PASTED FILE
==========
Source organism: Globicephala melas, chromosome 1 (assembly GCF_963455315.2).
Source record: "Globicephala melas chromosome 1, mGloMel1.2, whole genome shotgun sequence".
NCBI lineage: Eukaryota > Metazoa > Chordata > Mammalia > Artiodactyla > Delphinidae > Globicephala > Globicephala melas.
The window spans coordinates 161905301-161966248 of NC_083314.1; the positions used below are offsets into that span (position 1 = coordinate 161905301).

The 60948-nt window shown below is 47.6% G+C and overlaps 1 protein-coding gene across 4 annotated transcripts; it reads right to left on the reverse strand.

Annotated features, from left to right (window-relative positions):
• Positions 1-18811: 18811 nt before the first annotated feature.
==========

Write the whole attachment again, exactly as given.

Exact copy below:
Source organism: Globicephala melas, chromosome 1 (assembly GCF_963455315.2).
Source record: "Globicephala melas chromosome 1, mGloMel1.2, whole genome shotgun sequence".
NCBI lineage: Eukaryota > Metazoa > Chordata > Mammalia > Artiodactyla > Delphinidae > Globicephala > Globicephala melas.
The window spans coordinates 161905301-161966248 of NC_083314.1; the positions used below are offsets into that span (position 1 = coordinate 161905301).

The 60948-nt window shown below is 47.6% G+C and overlaps 1 protein-coding gene across 4 annotated transcripts; it reads right to left on the reverse strand.

Annotated features, from left to right (window-relative positions):
• Positions 1-18811: 18811 nt before the first annotated feature.